Having been an outspoken voice for “not so fast” on VOD for a long time, integrity compels me to say, “this is getting close.” I don’t have the numbers–but when Paula is referring to her circa 2006 TV as “limited capability” it tells me that a substantial number of consumers are now moving/moved into the world of Ethernet/HDMI capability. And now both cable and satellite systems are fully capable of high speed digital delivery.

Having said that, I stick by my comments yesterday on location based services–both will be around for quite a while. With HDTVs that have multiple HDMI and Ethernet inputs, Digital Cable with VOD, and an internet connection, not to mention a substantial home library of favorite movies–we still visit redbox at least twice a month and my wife even treks to Blockbuster occasionally to find something she just wants to watch that night. Heck, we even still go to the movie theater occasionally. As my kids used to say–“it’s all good.”

Jeff Weitzman
Guest
Jeff Weitzman
10 years 8 months ago
Inexorable march toward downloaded video. However, a few monkey wrenches are kicking around, waiting to be thrown into the works. Critical mass of capable televisions/STBs is not one of them–that will happen at a fast enough pace that it won’t slow things down. Business considerations could be the problem. Movie rentals are a done deal–Blu Ray will stick around because it will continue to have the best picture quality, all the extras, and appeal to people who like to build libraries of titles. DVDs are dead because downloads are already better quality. The arena to watch is television, and here you need to look at who wins and loses. Right now, pay-per-episode TV is expensive and generally confined to very occasional watchers or people catching episodes they missed (or as I did once, buying a series when I already had two other series being recorded at the exact same air time). If the content distributors like Apple go after the cable subscription dollars, cable companies will fight back. Conveniently, they generally control the high-speed internet… Read more »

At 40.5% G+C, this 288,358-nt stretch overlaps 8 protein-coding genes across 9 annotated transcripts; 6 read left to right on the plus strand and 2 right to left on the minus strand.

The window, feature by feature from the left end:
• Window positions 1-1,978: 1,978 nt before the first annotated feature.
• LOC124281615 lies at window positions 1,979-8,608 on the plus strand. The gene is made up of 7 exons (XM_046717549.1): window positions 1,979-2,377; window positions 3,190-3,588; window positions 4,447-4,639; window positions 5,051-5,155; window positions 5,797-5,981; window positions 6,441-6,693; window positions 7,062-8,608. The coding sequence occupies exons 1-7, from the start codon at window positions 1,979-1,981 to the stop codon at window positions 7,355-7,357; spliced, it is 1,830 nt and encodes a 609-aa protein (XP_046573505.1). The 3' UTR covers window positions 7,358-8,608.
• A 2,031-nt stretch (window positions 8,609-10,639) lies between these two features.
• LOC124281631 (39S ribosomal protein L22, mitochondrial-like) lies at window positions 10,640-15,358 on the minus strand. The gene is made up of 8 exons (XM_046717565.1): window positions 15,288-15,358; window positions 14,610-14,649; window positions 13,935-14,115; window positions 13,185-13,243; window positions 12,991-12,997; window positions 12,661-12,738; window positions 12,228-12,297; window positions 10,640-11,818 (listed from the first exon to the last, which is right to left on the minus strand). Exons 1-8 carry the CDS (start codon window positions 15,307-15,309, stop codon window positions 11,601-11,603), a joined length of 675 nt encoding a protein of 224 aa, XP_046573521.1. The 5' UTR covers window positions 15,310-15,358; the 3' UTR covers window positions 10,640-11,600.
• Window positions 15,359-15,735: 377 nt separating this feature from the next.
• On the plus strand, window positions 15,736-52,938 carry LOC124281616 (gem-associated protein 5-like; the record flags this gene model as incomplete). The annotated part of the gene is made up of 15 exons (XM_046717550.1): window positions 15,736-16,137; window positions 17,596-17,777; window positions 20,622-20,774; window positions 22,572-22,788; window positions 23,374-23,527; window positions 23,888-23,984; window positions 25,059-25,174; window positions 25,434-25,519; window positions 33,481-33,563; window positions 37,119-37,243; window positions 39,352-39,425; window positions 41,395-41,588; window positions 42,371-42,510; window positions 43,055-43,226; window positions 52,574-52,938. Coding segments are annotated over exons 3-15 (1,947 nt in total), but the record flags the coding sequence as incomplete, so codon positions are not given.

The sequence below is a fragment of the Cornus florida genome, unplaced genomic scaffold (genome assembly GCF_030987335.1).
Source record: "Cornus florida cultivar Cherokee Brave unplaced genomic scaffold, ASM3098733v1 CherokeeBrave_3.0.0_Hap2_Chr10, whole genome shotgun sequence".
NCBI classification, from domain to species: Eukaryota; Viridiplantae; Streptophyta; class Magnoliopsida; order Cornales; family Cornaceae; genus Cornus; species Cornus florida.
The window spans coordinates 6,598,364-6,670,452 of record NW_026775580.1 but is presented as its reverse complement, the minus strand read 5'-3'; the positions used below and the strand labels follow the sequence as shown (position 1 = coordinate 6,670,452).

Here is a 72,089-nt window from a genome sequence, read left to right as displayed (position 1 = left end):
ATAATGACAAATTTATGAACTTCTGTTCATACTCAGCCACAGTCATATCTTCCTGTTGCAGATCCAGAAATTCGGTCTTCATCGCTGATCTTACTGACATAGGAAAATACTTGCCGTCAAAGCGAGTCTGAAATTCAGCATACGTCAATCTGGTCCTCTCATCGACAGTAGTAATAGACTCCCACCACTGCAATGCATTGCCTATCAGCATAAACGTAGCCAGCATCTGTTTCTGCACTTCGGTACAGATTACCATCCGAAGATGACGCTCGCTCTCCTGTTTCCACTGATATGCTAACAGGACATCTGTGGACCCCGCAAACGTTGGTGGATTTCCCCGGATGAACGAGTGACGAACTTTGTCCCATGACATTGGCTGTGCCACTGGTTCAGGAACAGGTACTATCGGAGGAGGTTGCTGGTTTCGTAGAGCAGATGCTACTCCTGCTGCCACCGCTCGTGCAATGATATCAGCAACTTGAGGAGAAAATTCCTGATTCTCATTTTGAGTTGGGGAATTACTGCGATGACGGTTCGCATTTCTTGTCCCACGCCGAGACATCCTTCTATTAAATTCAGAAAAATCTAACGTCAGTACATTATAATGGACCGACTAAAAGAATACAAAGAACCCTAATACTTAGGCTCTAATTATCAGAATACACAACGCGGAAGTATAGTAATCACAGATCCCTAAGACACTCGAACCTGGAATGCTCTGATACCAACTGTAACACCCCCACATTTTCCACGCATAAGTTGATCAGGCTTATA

Gene Detroyer
Guest
10 years 8 months ago
The biggest implications here are neither for the video download business nor for the type of hardware that people use. The big implication is what happens to commercial TV as we know it. Consider situation #1–In my house we watch no commercials (except on sports and news). We DVR every show we want to watch and speed through the commercials when we view it. Even if we are available at the time the show is on in real time, we will view something else and give the DVR a head start so we can skip the commercials in the real time show. Consider situation #2–Cable providers make many shows available On-Demand at no cost. And these are some of the better shows on. A better alternative to watching the same show with 20% commercials. Consider situation #3–I pay Netflix $10 a month for unlimited downloads of movies. The TV shows I can download are essentially free to me. So who stands to benefit? Here is the winner. The company that can give me access to… Read more »
John Crossman
Guest
John Crossman
10 years 8 months ago

This is going to be interesting to watch. I agree that the industry is going to evolve and further develop. The best retailers will make good use of it.